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parallaxicality
2019-May-03, 04:38 PM
I've tried to decpher this paper, but it's above my level. (https://arxiv.org/PS_cache/arxiv/pdf/0910/0910.1589v1.pdf)

Is this a multiverse, or just a large single universe with many inaccessable regions?

Are these regions subect to the same laws of physics, or different?

What are Freidmann geometries?

How could the same big bang produce universes with variant laws of physics?

Roger E. Moore
2019-May-03, 04:51 PM
I skipped to the Conclusions and that was when my brain went offline. I think they are saying there are a lot of universes but... ugh.

Ufonaut99
2019-May-03, 10:36 PM
I've tried to decpher this paper, but it's above my level. (https://arxiv.org/PS_cache/arxiv/pdf/0910/0910.1589v1.pdf)

Mine too, but It’s a fun way to learn. I’m reading “Faster than the speed of light” where Joao Magueijo describes that’s also what he tried to do when aged just 11 with Einstein’s papers, with the same result.

[QUOTE=parallaxicality;2481738]
Is this a multiverse, or just a large single universe with many inaccessable regions?

Our best model for our universe is a Big Bang followed by a period of inflation.
Andrew Linde favours a model of the multiverse where a black hole produces the right conditions to replicate this. In other words, when a black hole forms in our universe, that “buds” off another universe with its own Big Bang and inflation.

Of course, there’s nothing that says our universe was “the first”, so you have eternal chains of universes budding forwards and back. He described it in this article if you can track it down :
https://www.scientificamerican.com/article/the-self-reproducing-inflationary-u/


Are these regions subect to the same laws of physics, or different? ... How could the same big bang produce universes with variant laws of physics?

Short answer: different. As I understand string theory (not much !), our laws of physics (such as the properties of the fundamental particles, relative strengths of the forces, etc) are determined by how the strings can wrap around, which in turn is determined by the geometry of how space can be curled up (which I think is the number of false vacuums in the string theory landscape - that big 10^500 number). Upshot is that when a new universe buds off from its parent, the way the space curls would be changed, and therefore each will have its own physics.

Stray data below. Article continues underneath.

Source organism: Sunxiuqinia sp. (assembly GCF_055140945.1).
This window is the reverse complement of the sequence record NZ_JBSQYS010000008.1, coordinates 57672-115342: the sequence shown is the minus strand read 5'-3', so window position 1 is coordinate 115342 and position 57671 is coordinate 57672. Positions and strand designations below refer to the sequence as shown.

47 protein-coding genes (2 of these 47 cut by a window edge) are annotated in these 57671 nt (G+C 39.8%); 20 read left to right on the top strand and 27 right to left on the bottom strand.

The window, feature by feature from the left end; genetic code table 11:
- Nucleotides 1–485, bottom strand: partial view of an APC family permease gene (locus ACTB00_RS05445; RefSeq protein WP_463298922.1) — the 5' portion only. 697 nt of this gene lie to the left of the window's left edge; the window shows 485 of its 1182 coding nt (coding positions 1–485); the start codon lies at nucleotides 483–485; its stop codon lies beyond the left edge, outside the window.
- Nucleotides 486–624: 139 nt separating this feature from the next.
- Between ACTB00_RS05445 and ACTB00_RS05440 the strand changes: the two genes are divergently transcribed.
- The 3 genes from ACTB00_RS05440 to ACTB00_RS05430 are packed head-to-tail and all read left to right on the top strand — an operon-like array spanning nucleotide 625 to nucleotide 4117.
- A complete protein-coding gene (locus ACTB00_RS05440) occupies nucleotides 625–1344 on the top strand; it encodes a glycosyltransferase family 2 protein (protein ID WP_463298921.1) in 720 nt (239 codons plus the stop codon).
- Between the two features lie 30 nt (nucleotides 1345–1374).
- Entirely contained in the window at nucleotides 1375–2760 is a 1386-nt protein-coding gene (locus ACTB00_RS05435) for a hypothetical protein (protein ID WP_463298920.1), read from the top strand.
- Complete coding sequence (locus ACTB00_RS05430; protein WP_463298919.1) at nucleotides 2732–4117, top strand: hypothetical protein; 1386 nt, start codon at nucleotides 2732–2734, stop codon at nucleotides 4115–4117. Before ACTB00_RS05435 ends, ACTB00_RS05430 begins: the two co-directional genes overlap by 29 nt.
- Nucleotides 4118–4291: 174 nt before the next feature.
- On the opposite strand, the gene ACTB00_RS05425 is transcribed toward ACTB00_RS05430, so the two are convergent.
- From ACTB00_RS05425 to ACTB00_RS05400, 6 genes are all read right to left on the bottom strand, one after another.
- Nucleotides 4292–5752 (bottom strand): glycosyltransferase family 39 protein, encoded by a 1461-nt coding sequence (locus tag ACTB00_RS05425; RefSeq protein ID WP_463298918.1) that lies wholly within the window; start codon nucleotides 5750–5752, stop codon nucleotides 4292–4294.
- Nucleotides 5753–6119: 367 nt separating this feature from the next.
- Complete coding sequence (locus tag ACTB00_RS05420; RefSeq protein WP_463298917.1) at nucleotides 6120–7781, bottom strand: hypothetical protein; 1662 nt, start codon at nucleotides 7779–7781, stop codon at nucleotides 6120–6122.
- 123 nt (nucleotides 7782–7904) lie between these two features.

As an aside, Lee Smolin has taken this idea a step further and proposed a sort of “natural selection” of universes - that universes whose physics maximise black hole production will therefore bud more child universes than those that don’t, so we shouldn’t be surprised to find ourselves in a universe with black holes.



What are Freidmann geometries?
I followed Roger.E.Moore’s example and went to the conclusion - so right at the end he had “locally-Friedman (ie approximately homogenous and isotopic) universes”


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LaurieAG
2019-May-21, 06:07 AM
I've tried to decpher this paper, but it's above my level. (https://arxiv.org/PS_cache/arxiv/pdf/0910/0910.1589v1.pdf)

Is this a multiverse, or just a large single universe with many inaccessable regions?

The paper is about the minimum number of locally-Friedmann (i.e. approximately homogeneous and isotropic) universes required to create a multiverse, given as 10^10^10^7. The paper also calculated how a human observer could only distinguish between 10^10^16 different universes maximum at any one time.